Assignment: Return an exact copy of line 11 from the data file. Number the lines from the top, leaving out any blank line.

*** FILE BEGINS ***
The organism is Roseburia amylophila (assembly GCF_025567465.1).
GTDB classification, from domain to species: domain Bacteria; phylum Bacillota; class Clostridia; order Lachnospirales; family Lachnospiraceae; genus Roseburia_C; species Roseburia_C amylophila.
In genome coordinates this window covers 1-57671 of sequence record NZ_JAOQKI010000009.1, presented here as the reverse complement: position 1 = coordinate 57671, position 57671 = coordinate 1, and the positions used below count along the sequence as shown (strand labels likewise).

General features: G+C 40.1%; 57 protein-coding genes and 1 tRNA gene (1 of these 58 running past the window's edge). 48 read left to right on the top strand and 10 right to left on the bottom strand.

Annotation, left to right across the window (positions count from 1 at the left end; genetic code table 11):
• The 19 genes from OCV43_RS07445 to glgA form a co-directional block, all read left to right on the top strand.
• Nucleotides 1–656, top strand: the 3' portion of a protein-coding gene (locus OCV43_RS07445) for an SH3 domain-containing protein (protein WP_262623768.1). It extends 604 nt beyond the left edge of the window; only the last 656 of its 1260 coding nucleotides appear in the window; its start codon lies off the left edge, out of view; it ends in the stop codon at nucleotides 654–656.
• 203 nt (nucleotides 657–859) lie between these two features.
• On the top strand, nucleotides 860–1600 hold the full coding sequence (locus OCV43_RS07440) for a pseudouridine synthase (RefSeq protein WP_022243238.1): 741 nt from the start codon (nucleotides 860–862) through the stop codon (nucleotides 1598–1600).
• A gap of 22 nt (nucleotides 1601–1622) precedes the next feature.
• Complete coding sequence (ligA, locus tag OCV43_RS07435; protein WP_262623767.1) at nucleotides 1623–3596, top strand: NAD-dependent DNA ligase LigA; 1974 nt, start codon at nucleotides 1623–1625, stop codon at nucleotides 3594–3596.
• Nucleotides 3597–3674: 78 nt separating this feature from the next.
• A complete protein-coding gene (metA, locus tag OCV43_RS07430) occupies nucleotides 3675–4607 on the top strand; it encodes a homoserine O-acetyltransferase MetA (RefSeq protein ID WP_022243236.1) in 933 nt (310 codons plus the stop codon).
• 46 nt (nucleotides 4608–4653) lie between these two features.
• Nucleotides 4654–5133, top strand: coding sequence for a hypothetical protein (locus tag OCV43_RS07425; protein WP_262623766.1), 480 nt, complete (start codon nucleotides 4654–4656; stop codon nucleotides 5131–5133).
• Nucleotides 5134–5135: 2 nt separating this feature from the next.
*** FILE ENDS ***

• Complete coding sequence (ligA, locus tag OCV43_RS07435; protein WP_262623767.1) at nucleotides 1623–3596, top strand: NAD-dependent DNA ligase LigA; 1974 nt, start codon at nucleotides 1623–1625, stop codon at nucleotides 3594–3596.